| This article needs additional genealogical research. One or more relatives can be traced.
Please help improve this article by researching relatives.
To do: Ann's family can probably be traced, based on the clues below. This 17th century book, for instance, talks about Castle Erwin and gives some genealogy about its owners/builders/inhabitants. That link suggests the name derived from Irwin and ultimately from Irvine.
|Spouse||James Widney (1753) (m. 1775)|
|See map of Ann Erwin's descendents and ancestors|
Ann's father was a minister of the Established Church of England at Aughnacloy, County Tyrone.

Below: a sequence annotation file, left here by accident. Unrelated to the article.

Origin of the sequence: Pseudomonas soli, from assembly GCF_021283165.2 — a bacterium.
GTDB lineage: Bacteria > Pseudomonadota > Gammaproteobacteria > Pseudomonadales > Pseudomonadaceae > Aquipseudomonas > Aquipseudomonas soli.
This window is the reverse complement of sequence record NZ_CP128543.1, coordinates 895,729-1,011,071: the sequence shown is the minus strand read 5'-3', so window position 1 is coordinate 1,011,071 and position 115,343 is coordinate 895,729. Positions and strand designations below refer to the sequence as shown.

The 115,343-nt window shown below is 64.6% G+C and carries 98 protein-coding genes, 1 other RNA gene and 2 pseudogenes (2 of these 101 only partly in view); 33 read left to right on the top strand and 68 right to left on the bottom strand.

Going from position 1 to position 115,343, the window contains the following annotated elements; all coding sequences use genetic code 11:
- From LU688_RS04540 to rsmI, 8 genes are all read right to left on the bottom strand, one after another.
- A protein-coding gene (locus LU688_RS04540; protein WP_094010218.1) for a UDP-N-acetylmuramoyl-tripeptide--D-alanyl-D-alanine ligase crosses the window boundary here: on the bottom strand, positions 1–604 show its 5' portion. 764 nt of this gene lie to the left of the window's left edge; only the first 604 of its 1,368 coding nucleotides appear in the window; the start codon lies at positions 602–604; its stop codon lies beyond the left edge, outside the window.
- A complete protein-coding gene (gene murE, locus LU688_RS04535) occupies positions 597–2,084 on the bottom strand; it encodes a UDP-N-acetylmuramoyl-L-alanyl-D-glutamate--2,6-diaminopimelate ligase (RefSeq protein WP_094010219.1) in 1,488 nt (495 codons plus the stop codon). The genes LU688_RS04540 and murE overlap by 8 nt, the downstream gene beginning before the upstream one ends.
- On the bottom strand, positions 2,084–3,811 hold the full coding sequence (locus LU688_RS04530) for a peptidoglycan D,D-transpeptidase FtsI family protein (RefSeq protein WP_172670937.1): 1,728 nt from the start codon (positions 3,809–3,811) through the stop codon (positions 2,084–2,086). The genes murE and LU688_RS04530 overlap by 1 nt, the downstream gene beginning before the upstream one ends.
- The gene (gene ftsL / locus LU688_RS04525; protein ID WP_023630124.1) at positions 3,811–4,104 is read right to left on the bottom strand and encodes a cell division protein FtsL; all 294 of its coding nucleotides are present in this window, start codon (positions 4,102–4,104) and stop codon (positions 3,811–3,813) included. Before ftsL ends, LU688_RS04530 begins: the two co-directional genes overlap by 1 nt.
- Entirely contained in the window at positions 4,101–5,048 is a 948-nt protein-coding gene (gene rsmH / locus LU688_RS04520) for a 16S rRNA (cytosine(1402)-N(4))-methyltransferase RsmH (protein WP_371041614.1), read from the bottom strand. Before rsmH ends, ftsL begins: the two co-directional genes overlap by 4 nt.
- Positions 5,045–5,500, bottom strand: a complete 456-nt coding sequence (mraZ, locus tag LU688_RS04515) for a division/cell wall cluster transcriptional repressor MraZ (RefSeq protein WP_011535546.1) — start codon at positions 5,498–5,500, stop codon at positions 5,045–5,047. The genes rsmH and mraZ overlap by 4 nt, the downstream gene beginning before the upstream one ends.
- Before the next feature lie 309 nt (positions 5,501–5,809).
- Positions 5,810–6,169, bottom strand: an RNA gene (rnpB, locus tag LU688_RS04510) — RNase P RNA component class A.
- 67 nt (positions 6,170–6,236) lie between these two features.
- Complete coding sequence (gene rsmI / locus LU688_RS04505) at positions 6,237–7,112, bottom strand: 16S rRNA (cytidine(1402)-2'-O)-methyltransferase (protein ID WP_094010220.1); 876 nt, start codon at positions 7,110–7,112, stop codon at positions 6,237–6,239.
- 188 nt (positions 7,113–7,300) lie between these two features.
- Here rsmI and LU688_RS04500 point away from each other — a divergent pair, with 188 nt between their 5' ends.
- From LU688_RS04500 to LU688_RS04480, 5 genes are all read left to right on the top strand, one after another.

The Erwins were descended from an ancient Scotch family. Crinan Erwin was Secretary of State in Scotland and married the daughter of Malcolm II in 1004. King Duncan I was his son. One of Crinan's heirs inherited the estate of Bonshaw, which is an Earldom, and the 25th Earl of Bonshaw is still an Erwin. King Robert the Bruce, of Scotland, made William Erwin (a son of the Earl of Bonshaw) his Secretary and Adjunct in his wars and gave him the Barony of Drum, which is still in the Erwin family. Their coat-of-arms was also given them by King Robert the Bruce, and consists of three holly leaves bound together in sets of three on the shield. The first Erwin who went to Ireland from Scotland, about the time of the Battle of the Boyne, was a lawyer named John Erwin. He built "Castle Erwin" in County Fermanagh, adjoining County Tyrone, which is still in the hands of his descendants.